After defining the test mix compounds the next step was to investigate the stability of the compounds in solution. An experimental study was therefore performed to study the effects of sample solvents and the storage conditions. Ideally, the sample solvent should have an elution strength lower (or similar) to the weak eluent in the gradient to achieve good chromatographic performance, while at the same time the sample should be readily soluble in the solvent. An acetonitrile–water mixture (30:70 v/v) was found to provide a promising compromise of solubility and performance. As an alternative to water-based mixtures, neat DMSO has been found to be a useful sample solvent capable of dissolving a wide range of compounds without causing severe chromatographic artefacts. DMSO is known to have mild oxidizing and hygroscopic properties (14–15), however, and may compromise the stability of the test mix. The stability of the test mix compounds in DMSO and in the acetonitrile–water (30:70 v/v) mix was therefore investigated. The criteria for stability was arbitrarily set to ± 5% of the initial area (content). Interestingly, no major chemical degradation (no single impurity was above 2%) or reduction in peak area could be observed in DMSO samples stored for 30 consecutive days and protected from light (Table 2). However, as the freezing point for neat DMSO is around 19 °C, a freeze-thaw sequence is introduced when transferring the DMSO solution in and out of the refrigerator. Therefore a repeated freeze-thaw cycling was studied, showing increasingly lower peak areas with each cycle, indicating a dilution or compound precipitation because of water uptake in the DMSO (16). Freeze-thaw cycling of the test mix in DMSO solution should therefore be avoided. The stability (content) in the acetonitrile–water mix was in general terms lower, which is probably a consequence of the higher volatility of acetonitrile compared to water. Since the vials are not perfectly sealed, acetonitrile can evaporate and gradually reduce the total sample volume and consequently also alter the solvent composition with decreased solubility of the lipophilic (DHQD)2PHAL.

Test-Mix-Driven Method Development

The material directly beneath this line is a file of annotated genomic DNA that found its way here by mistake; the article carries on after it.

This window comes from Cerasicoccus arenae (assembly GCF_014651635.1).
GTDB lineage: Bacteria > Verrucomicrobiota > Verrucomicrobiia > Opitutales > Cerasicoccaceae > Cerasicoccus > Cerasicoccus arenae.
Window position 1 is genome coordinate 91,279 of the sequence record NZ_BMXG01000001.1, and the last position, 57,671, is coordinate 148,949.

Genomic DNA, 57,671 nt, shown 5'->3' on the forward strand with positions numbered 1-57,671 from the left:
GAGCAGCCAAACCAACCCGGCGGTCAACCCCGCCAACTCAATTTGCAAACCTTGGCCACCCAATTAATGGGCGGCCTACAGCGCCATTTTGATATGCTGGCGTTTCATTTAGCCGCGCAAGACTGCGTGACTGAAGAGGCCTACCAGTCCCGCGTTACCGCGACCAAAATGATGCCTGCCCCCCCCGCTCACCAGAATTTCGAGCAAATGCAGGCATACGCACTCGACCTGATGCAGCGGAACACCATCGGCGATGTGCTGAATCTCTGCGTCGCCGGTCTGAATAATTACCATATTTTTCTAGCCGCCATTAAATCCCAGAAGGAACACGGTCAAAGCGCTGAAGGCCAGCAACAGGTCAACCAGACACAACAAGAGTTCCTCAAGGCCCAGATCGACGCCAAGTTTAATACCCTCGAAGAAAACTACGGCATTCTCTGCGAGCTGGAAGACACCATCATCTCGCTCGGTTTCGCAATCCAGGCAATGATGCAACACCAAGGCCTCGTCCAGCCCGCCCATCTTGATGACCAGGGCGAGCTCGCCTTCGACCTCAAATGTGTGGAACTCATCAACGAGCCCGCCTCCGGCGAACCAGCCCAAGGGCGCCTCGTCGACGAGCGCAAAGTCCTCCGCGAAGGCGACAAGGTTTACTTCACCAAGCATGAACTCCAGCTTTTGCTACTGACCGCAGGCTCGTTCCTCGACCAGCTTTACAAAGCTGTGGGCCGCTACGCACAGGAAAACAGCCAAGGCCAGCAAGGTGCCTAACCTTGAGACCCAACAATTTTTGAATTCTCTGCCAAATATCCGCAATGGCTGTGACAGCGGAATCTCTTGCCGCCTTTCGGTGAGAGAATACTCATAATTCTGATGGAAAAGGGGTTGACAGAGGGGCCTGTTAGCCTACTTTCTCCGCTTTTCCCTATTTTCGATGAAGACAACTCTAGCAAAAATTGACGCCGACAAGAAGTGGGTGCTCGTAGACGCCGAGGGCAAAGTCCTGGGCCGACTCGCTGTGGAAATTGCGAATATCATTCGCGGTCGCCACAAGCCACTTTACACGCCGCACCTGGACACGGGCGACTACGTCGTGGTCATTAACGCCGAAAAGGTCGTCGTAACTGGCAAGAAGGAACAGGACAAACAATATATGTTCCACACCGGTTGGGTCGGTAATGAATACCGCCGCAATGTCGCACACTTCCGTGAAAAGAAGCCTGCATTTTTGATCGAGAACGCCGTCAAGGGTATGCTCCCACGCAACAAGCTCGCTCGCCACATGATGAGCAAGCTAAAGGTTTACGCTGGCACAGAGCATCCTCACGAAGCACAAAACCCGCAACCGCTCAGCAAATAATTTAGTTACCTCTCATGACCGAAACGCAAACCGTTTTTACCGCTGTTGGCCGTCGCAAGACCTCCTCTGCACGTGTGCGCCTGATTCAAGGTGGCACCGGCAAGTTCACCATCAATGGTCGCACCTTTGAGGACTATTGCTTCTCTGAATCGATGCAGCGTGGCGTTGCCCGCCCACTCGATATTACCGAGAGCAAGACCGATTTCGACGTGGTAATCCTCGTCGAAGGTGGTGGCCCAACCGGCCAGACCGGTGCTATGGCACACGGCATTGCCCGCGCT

From a user perspective, there are several demands on a high-performing walk-up system. The analysis time should be short to ensure a high sample capacity and the peak capacity (PC) should be as high as possible to separate as many peaks as possible within any given analysis time. Further, the instrument configuration and methods should be robust and give comparable results between systems. In reality, compromises are necessary and to maintain a data-driven optimization the test mix was utilized for method development with different methods and instrument setups were compared and evaluated in terms of speed, performance, and robustness. One example of how the test mix was used to steer method development can be found in the process of finding a suitable combination of column dimension, flow rate, and gradient times. Performing chromatographic separations at elevated temperatures and high flow rates are known factors to achieve high PC of small molecules (17). To mitigate performance with the risk of over-pressuring the instrument, the maximum operational pressure was limited to 80% of maximum system pressure. Consequently, the flow rates were limited to 1 mL/min for 2.1 × 50 mm column and 1.25 mL/min for 2.1 × 30 mm columns. The PC for the test mix components was thereafter monitored when varying column length, mobile phase conditions, and gradient times. For simplistic reasons, PC was here defined as the gradient time divided with peak width at 5% of peak height. When evaluating the performance obtained on 30 mm and 50 mm columns (Figure 2[a]), a gradient time of 1 min was required to elute the test mix on 50 mm columns. Although shorter analysis time is possible on the 30-mm column, the PC is dramatically reduced and so the 50-mm columns were selected for further method development. Next, the effect of gradient time on PC was studied at pH 3 and pH 10. The observed general increase in PC with longer gradient time was expected, but an unexpected observation was made when studying the separation between amitriptyline and (DHQD)2PHAL at pH 3. The two compounds are well separated with short gradients, but as the gradient time lengthens the separation of the studied compounds decreases to zero at 13 min (coeluting peaks). This observation was further investigated by repeating the experiments with an addition of trifluoroacetic acid (TFA) to the mobile phases; the pair now remained well separated up to and above 13 min, indicating a more homogeneous retention mechanism possibly because of ion-pairing with TFA. Although the separation was preserved and the peak shape was improved with the addition of TFA, the PC was not nearly as good as at pH 10 (Figure 2[b]). In the next method development step, an estimate of the required PC (and gradient time) for the general walk-up methods was made with the aim of balancing performance and capacity. To picture the complex relationship between gradient time, peak capacity, and the capability of resolving “n-components” in a hypothetical sample, the empirical relationship PC = n1.5 was adopted from (18). The solution shown in Figure 2(c) was used to obtain a general overview of how the separation power develops (resolving n components) with increasing gradient time. Assuming simple or moderately complex samples (where the number of components are <20), relatively short gradients (1.5–2 min) should provide sufficient separation power to resolve most of the hypothetical future samples. The power of MS detection should also be considered because it gives a secondary dimension capable of resolving ionizable compounds even if they not are fully separated in the chromatographic dimension. Studying the shape of the graph (Figure 2[c]) shows the benefit of providing slightly longer methods in the walk-up platform. To balance the separation power with sample capacity it was therefore decided to implement core methods with 1.5-min gradients for reaction monitoring (2-min total runtime) and 3.5 min gradients for more complex samples (total 4 min). Consequently, if more extensive method development (pH, solvents, columns) is required to resolve the components, the optimization should be done on other systems and performed by separation scientists to use the walk-up instrumentation in the most efficient manner.